Did you know that house sparrows (the little brown birds we see all the time on city streets) are one of the most common birds to be found in cities due to their reliance on the food and shelter we provide? Unfortunately, that means they are also one of the most common species for wildlife conflict encounters. However, remember that these birds are our city neighbors and deserve to be treated with compassion.
Under Ordinance No. 36 that HAP helped passed, it is illegal in Pittsburgh to harm any wild bird. As such, it is strictly prohibited in the City of Pittsburgh to use poison or other inhumane methods. Keep reading for common problems and humane solutions.
Stop House Sparrows from Nesting in Building Crevices
The best way to prevent house sparrows from building nests in building crevices is to prevent them from building these nests in the first place. Check the screening over louvers before these birds can find their way inside.
If prevention isn’t possible because the birds have already nested, it isn’t difficult to remove the birds. Simply find where they are nesting, make sure there are no babies, remove the nesting material, and block openings with netting, hardware cloth, or other humane materials.
Note: If you do find eggs or babies in the nests, please leave them alone. The babies will hatch at different times and leave over a staggered period, so you may have to wait between two and four weeks. Make sure to check the nest often and remove the material as soon as the young leave.
Dryer and Stove Vents
Vents with nests inside may not function properly, and nesting material will need to be removed immediately.
If there are babies inside the nest, please leave the vent unused and remove the nesting material as soon as the babies leave on their own. If leaving the vent unused is not an option, try to assist the parents in raising their young in an alternate nest. Please see these tips from HSUS:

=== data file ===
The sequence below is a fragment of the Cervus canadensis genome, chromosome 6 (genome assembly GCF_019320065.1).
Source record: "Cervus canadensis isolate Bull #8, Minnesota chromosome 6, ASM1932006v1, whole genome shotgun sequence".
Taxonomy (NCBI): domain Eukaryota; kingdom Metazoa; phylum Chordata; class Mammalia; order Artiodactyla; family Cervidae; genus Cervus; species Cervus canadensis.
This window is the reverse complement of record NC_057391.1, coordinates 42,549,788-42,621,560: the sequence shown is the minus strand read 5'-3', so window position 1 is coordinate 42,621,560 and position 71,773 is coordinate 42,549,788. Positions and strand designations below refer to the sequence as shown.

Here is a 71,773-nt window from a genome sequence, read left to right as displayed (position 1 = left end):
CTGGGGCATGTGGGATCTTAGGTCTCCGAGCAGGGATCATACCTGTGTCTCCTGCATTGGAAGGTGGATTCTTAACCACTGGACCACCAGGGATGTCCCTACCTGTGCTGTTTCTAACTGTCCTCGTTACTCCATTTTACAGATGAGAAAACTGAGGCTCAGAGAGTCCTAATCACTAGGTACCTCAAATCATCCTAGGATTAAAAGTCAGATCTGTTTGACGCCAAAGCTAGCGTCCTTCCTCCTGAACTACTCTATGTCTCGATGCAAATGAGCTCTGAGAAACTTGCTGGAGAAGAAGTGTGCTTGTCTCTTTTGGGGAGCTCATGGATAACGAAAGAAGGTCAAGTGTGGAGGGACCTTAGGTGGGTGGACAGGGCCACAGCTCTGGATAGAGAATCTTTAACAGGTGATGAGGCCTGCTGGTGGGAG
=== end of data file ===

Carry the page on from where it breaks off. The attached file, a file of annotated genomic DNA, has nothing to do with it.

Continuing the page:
- Make a substitute nest from a wicker basket, a plastic gallon jug, or a small birdhouse.
- Cut an U shape opening in the plastic jug and flip the “door” up to keep rain out.
- Attach the substitute nest as close as possible to the original nest, but in as much shade as possible.
- Carefully remove nesting material and nestlings, and place in substitute nest.
Noisy nestlings usually attract the parents who will continue to care for them. Watch the substitute nest to see that the adults return. They should not take more than a half hour or so, as growing young birds need constant feeding. If the adults do not return to nestlings, contact a wildlife rehabilitator in your area for advice. This procedure won’t work with eggs, and you can remove house sparrow eggs when cleaning nest material out of ducts. However, we recommend leaving them to complete the cycle for this one nesting period, and bear in mind that virtually all birds but starlings and house sparrows are protected by federal law, and to remove their nests or eggs would be illegal.
Immediately install a vent cover to keep other sparrows, and other birds, out.
Sparrow Conflicts with Other Birds
If you have a birdhouse to attract certain species of birds not including sparrows, there are several steps you can take:
- Use houses designed for your preferred species and place them where that species likes to nest.
- Feed the favorite foods of the birds you want to attract. For example, house sparrows do not like black oil sunflower seeds, but many native species do.
- Please houses away about 300 feet away from buildings and human activity, as house sparrows prefer to be near humans.
- Wait to install your birdhouse until migratory birds arrive (or keep the holes plugged). House sparrows stay in our area year-round.
- Try to put two houses between 5 and 15 apart. This will encourage the house sparrows to claim one and other species the other.
Public Outdoor Spaces
House sparrows enjoy leftovers and dropped crumbs, so clean up food and open trash promptly.
Public Indoor Spaces
Sometimes house sparrows may move into malls or large stores. Building managers may hire pest control companies to shoot the birds or – even worse – use glueboard traps, one of the most inhumane products around. Humane solutions exist.
Try bird-proofing entry points by using strip doors or curtains or overlapping flexible strips.
If the birds are already inside, they can be removed humanely with nets or live-traps, and then released outside. Keep in mind this is a short-term solution, and bird-proofing the entry points as described above is the best way to solve the problem long-term, in addition to ensuring open trash and leftover food are not around.
Please note, Humane Action Pittsburgh (HAP) is not a wildlife rescue and is unable to address concerns or assist with wildlife emergencies. Please utilize the resources on our website to find the appropriate organization to contact. Submissions to HAP through our contact form or email will not be able to be addressed.